The United Arab Emirates said Wednesday that the “war is over” for its troops in Yemen, though it may continue to keep them there for counterterrorism operations.
Abu Dhabi Crown Prince Sheikh Mohammed bin Zayed Al Nahyan carried the announcement on his official Twitter account late Wednesday. He was quoting the UAE’s Minister of State for Foreign Affairs, Anwar Gargash, who had given a speech saying the “war is over for our troops.”
An Arabic version of his comments was worded slightly differently than the English one, saying the war is “practically” over.
The statement left open the likelihood that Emirati troops would remain in Yemen, where they operate in the southern province of Hadramawt and the port city of Aden. The Saudi coalition’s spokesman did not immediately respond to requests for comment.
Gargash was also quoted as saying the UAE was “monitoring political arrangements” and “empowering Yemenis in liberated areas.”
The UAE has been among the most active members of a Saudi-led coalition that intervened more than a year ago to help forces loyal to Yemen’s internationally recognized government roll back gains by Shiite Houthi rebels, who still control the capital, Sanaa, and much of northern Yemen.
Yemeni security officials told The Associated Press that Emirati troops were still guarding the airport and presidential palace in Aden on Wednesday, where the government of exiled President Abed Rabbo Mansour Hadi has been operating from. Hadi’s government was driven out of Sanaa in late 2014. Emirati troops also have a camp in Aden.
Continued fighting on several fronts killed at least 48 people over the past day, according to Yemeni security officials. Another 65 people were wounded in combat between rebels and government forces around the besieged city of Taiz as well as in Shabwa, Jawf and Marib provinces. All officials spoke on condition of anonymity because they were not authorized to speak to journalists.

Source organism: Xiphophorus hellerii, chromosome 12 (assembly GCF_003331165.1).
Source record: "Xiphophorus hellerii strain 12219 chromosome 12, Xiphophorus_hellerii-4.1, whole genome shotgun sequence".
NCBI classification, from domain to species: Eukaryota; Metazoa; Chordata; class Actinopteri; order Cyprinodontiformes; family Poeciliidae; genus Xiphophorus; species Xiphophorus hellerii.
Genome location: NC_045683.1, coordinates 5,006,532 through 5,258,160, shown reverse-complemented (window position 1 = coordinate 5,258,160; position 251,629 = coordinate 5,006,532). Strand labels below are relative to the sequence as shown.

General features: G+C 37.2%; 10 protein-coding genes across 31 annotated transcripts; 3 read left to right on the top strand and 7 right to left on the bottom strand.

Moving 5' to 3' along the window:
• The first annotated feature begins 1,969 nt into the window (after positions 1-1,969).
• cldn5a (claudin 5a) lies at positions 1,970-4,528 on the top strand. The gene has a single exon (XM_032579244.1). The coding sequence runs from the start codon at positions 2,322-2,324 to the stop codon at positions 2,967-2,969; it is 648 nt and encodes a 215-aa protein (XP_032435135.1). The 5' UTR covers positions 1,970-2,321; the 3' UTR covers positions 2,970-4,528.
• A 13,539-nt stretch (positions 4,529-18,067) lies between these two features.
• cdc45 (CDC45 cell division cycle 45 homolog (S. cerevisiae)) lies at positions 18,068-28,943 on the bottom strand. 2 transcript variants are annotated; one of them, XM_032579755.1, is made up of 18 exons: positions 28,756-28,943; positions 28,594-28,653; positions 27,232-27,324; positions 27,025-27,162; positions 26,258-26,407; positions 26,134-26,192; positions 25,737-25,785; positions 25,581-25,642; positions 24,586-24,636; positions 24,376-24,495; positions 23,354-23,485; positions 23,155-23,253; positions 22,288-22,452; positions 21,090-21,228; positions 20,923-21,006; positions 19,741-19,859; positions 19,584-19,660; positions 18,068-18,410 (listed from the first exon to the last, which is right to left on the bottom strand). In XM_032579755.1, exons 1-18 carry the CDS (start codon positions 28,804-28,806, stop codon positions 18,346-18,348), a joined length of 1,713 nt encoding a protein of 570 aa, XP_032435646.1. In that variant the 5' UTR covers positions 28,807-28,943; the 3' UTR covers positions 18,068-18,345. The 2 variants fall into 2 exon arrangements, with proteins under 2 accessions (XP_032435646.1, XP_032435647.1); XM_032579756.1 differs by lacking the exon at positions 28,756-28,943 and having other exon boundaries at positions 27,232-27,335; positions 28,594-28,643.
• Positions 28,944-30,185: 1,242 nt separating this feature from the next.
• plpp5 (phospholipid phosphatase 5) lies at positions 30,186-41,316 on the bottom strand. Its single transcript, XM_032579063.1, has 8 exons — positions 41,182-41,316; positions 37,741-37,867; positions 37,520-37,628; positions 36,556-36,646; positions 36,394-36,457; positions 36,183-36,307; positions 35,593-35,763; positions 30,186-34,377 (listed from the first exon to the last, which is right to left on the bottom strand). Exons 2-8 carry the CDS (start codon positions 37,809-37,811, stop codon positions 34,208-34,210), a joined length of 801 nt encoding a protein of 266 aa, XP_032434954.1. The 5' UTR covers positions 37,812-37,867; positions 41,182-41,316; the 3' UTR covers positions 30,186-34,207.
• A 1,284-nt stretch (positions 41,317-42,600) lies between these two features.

In addition to fighting the Houthis and their allies in Yemen, the UAE helped the Saudi-led coalition drive al-Qaida from the southern coastal city of Mukalla in April.
The United States has provided military support, intelligence, ships and special operations forces to help the ongoing operations against al-Qaida’s Yemen affiliate. American special operations forces have also been advising the Yemeni, Emirati and Arab coalition forces in the region.
The UAE, which has one of the best-equipped militaries in the region, suffered numerous losses over the past year of fighting in Yemen, including four pilots killed in two separate helicopter crashes this week. Government media reports say more than 80 Emirati soldiers have been killed since operations there began on March 26, 2015.
In September, 45 Emirati troops were killed by a rebel missile attack, marking the deadliest day for its military in its 44-year history. The government has never made clear the numbers of Emirati troops serving in Yemen.
The United Nations said in January that at least 2,800 civilians have been killed and more than 5,300 have been wounded since the Saudi-led operation began. The coalition has been slammed by rights groups and aid organizations for the deaths of hundreds of Yemeni civilians in airstrikes.
In his remarks, Gargash defended the UAE’s decision to go to war in Yemen, saying that all political means had been exhausted in the crisis and that Iranian “interference” and support for the Houthis required decisive action. The coalition accuses Iran of arming and supporting the Houthis, while Iran says it has only given the group political support.
Gargash was speaking to a private audience of guests invited by the crown prince to his royal gathering space, or “majlis,” as it’s referred to in the Gulf, as part of a nightly series of lectures given during the Islamic holy month of Ramadan.
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